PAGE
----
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Keywords:

  • B cell;
  • haematopoietic stem cell transplantation;
  • lymphocyte development

OTHER ARTICLES PUBLISHED IN THIS MINI-REVIEW SERIES ON B CELL SUBSETS IN DISEASE

B cells in multiple sclerosis: drivers of disease pathogenesis and Trojan horse for Epstein—Barr virus entry to the central nervous system? Clinical and Experimental Immunology 2012, 167: 1–6. Transitional B cells in systemic lupus erythematosus and Sjögren's syndrome: clinical implications and effects of B cell-targeted therapies. Clinical and Experimental Immunology 2012, 167: 7–14.

Summary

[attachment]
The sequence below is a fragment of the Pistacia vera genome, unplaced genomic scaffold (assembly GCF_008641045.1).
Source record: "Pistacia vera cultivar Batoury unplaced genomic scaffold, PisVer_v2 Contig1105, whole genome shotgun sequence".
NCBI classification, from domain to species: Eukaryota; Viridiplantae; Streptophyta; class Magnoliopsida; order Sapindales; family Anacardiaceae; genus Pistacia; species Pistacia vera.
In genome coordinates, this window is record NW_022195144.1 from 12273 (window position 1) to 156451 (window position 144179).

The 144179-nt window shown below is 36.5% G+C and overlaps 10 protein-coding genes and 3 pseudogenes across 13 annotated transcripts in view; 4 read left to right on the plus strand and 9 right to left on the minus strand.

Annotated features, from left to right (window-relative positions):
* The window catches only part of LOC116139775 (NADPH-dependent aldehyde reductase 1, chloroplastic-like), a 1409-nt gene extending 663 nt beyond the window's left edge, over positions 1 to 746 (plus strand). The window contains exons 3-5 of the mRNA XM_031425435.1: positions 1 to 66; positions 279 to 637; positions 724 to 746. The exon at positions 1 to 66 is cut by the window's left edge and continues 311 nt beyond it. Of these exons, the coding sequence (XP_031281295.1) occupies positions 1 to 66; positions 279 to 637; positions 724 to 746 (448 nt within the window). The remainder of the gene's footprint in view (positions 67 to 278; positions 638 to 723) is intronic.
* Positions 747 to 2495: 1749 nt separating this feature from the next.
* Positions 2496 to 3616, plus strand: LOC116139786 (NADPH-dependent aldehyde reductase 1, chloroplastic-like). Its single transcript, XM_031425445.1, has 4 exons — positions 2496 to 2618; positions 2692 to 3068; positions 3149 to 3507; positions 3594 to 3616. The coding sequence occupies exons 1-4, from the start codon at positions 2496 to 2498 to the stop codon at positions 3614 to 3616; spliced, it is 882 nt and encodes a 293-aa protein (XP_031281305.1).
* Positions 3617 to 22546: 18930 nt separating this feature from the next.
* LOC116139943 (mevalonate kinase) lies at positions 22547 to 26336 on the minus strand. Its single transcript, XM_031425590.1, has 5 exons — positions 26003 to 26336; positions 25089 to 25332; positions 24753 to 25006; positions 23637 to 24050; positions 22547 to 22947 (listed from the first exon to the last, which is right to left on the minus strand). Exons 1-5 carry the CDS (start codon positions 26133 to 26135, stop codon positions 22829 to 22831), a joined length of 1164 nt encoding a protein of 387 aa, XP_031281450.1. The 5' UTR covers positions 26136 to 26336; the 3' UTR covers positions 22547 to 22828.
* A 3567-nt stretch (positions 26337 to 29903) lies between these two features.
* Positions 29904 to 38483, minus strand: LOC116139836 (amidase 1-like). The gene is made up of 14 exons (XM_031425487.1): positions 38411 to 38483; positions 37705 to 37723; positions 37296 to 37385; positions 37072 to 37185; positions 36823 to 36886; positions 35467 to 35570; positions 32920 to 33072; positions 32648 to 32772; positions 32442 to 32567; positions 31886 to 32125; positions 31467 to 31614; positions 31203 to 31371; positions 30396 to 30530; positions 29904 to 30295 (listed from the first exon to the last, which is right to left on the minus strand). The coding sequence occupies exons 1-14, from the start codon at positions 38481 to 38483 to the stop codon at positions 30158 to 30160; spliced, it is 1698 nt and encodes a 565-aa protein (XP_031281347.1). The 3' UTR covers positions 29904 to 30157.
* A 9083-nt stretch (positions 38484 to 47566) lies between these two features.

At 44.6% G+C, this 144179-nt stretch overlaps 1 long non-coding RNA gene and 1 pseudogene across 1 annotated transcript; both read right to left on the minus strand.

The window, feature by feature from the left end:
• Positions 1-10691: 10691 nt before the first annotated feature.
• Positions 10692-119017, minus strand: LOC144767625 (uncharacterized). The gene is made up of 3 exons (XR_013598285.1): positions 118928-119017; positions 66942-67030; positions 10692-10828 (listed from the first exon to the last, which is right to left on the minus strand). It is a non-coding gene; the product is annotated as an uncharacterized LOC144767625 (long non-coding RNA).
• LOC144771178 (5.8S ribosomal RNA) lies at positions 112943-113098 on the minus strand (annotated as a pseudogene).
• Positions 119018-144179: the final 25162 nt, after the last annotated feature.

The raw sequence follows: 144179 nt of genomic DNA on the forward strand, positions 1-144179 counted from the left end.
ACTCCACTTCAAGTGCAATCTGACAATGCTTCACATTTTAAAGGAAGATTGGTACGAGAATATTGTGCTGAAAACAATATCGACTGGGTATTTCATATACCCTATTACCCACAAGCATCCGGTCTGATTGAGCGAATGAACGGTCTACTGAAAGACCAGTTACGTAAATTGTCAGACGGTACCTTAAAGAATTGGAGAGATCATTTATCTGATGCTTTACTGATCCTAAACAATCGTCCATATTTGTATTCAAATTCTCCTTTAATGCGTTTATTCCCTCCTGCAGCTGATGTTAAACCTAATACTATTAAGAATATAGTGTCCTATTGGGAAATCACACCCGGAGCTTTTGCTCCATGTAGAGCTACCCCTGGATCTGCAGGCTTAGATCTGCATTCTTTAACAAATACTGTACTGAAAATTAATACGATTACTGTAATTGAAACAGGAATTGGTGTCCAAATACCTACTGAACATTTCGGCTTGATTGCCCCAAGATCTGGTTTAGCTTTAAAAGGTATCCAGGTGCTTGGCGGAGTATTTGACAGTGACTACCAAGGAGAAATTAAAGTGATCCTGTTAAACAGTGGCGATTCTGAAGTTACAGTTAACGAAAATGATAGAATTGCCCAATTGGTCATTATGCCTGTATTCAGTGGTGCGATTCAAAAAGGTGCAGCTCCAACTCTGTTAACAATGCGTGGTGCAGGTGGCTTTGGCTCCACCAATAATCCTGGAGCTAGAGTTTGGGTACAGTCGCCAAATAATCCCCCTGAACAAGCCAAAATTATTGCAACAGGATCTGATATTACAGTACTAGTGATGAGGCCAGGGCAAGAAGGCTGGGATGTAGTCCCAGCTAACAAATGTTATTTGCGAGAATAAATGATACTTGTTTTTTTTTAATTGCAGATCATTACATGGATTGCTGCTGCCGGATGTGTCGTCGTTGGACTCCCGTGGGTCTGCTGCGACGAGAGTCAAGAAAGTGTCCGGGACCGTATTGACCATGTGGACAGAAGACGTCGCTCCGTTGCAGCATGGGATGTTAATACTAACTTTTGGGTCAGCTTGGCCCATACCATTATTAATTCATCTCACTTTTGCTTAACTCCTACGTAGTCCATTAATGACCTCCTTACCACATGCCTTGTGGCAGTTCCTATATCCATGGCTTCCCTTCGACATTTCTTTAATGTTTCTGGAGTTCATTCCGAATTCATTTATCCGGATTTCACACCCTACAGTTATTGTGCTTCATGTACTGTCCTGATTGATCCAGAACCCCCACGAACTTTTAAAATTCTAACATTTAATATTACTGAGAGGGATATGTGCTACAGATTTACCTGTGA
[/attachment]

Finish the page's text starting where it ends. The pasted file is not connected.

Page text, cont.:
Haematopoietic stem cell transplantation (HSCT) is an immunological treatment that has been used for more than 40 years to cure a variety of diseases. The procedure is associated with serious side effects, due to the severe impairment of the immune system induced by the treatment. After a conditioning regimen with high-dose chemotherapy, sometimes in combination with total body irradiation, haematopoietic stem cells are transferred from a donor, allowing a donor-derived blood system to form. Here, we discuss the current knowledge of humoral problems and B cell development after HSCT, and relate these to the current understanding of human peripheral B cell development. We describe how these studies have aided the identification of subsets of transitional B cells and also a robust memory B cell phenotype.